Book Banning and the Fight for Historical Literacy

2022 has been an intense year for classroom censorship. From laws striking down the 1619 Project to Maus’s removal from classrooms in Tennessee, conservative governments across the country have made numerous attempts to control what students can and cannot learn about history, culture, and the world. For this article, let’s get acquainted with some of the books being challenged, why these complaints are being made, and how girls+ can help to keep a free flow of ideas going in this country.

Under the cover of “protecting children,” lawmakers across the country are cracking down on students’ ability to learn about historical and ongoing injustices. What they call “divisive” content is often historical fact, spoken from the perspective of those that lived it. True, Maus, All Boys Aren’t Blue, The Bluest Eye, and The Hate U Give deal with challenging topics, but shying away from the ugliness that inspired them wasn’t an option for the people who experienced genocide, homophobia, racism, and police shootings in their real lives. Further, as Marilisa Jimenez Garcia with The Atlantic observes, “The sanitization of history in the name of shielding children assumes, incorrectly, that today’s students are untouched by oppression, imprisonment, death, or racial and ethnic profiling.” If the digital age has taught us anything, it’s that old systems of oppression do not go away, and people can now document their experiences with injustice at younger ages. 

What’s more, much of this has been organized by and through social media channels like Facebook, where censorship advocates can spread their talking points like wildfire. They come up with short, catchy excuses for why they dislike a certain book, and because of the nature of the internet, that complaint reaches a far wider audience than the entire book, which has room for more nuanced discussions of its themes and complex emotions. Viral bad-faith criticism has always been a problem on social media, but it’s another animal entirely when those bad faith arguments have the ears of legislators around the country.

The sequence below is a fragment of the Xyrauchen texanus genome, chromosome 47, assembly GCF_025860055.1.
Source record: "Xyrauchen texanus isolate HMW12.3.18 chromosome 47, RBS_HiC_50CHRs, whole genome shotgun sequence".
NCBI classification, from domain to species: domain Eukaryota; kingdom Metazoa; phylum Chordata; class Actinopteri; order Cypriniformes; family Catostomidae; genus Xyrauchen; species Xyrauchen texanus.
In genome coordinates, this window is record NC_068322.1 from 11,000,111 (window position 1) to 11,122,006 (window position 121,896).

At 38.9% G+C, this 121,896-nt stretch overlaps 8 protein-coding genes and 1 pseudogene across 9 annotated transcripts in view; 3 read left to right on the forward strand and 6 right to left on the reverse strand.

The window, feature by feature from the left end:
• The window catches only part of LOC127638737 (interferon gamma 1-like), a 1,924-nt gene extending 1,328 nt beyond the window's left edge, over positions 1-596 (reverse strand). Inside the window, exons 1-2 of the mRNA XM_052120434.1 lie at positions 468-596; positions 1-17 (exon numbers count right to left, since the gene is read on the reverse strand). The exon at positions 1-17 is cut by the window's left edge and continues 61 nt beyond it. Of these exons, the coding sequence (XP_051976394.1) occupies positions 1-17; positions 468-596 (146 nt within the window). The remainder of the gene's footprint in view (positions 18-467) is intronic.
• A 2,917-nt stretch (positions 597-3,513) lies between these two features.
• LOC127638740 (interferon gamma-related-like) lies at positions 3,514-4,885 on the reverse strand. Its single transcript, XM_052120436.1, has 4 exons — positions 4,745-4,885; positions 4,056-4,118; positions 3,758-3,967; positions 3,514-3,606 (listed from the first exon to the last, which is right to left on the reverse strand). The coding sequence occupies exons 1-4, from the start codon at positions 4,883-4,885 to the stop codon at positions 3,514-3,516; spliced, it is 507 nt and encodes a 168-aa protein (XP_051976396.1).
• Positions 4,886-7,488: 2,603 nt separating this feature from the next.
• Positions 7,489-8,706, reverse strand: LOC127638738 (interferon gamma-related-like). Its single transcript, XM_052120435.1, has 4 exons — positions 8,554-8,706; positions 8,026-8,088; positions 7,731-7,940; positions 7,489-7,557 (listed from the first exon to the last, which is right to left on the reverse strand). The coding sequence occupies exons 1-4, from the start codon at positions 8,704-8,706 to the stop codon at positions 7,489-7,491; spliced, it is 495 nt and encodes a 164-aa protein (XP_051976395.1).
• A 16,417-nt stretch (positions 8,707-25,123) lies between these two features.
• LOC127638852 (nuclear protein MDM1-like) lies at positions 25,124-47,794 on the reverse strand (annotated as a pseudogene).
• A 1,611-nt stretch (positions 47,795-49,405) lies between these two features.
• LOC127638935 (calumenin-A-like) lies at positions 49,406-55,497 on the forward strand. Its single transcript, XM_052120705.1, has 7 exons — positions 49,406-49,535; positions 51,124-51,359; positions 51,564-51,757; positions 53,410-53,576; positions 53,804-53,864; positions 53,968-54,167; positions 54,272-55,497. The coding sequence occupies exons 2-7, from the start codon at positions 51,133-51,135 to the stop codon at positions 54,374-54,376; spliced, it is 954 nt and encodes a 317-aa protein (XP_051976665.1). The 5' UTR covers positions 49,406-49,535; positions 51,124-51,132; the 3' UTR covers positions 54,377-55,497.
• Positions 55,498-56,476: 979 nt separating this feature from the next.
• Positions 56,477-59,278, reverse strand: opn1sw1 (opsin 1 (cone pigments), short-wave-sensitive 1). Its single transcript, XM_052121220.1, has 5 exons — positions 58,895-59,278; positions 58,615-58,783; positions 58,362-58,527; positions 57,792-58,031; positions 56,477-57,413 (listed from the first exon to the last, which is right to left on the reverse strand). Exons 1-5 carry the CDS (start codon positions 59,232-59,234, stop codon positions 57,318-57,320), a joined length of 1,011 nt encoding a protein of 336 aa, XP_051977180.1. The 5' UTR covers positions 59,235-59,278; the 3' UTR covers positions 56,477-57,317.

Education is not neutral; it never has been. We educate our students to give them the tools they need to understand and engage with the world around them. We at MEDIAGIRLS specialize in social media literacy, but that can only take students so far if they lack historical and social awareness. Conservative lawmakers know that they are facing a generation of politically active, highly opinionated young people, and they see an opportunity to derail it before it challenges their power, trying to make sure that their prejudices and preferences repeat themselves in the next generation. 

Young people are not the passive vessels for facts and figures that these lawmakers want them to be. We at MEDIAGIRLS have watched with pride as girls+ across the country have taken action to challenge classroom censorship. From Joslyn Diffenbaugh starting the Banned Books Club in her middle school to hundreds of students mobilizing on Instagram and TikTok to restore banned books and movies to their libraries and schools, the best way to fight back is to keep reading. 

Visit your local library, and become aware of the perspectives of as many different people as possible. Some may challenge or unsettle you; that’s a good thing. Many of the same tenets MEDIAGIRLS teaches about social media literacy apply to critical engagement with traditional media too. It generates questions such as: who wrote this? How are they using this book to get their ideas across? What can we learn about the world that author, book, reader, and all are a part of from the reading experience? Whether it be a TikTok trend or a Newbery-winning novel, the same ideas of critical media theory apply. This is how we expand our minds and give the next generation the tools they need to change the world.

Katherine Lynch is a student at Emmanuel College in Boston, Mass. She studies Communications and Media with a minor in Marketing. She loves to read, write, and learn about the world, passions she is eager to share with the MEDIAGIRLS community.

Featured Image Courtesy of Christin Hume on Unsplash

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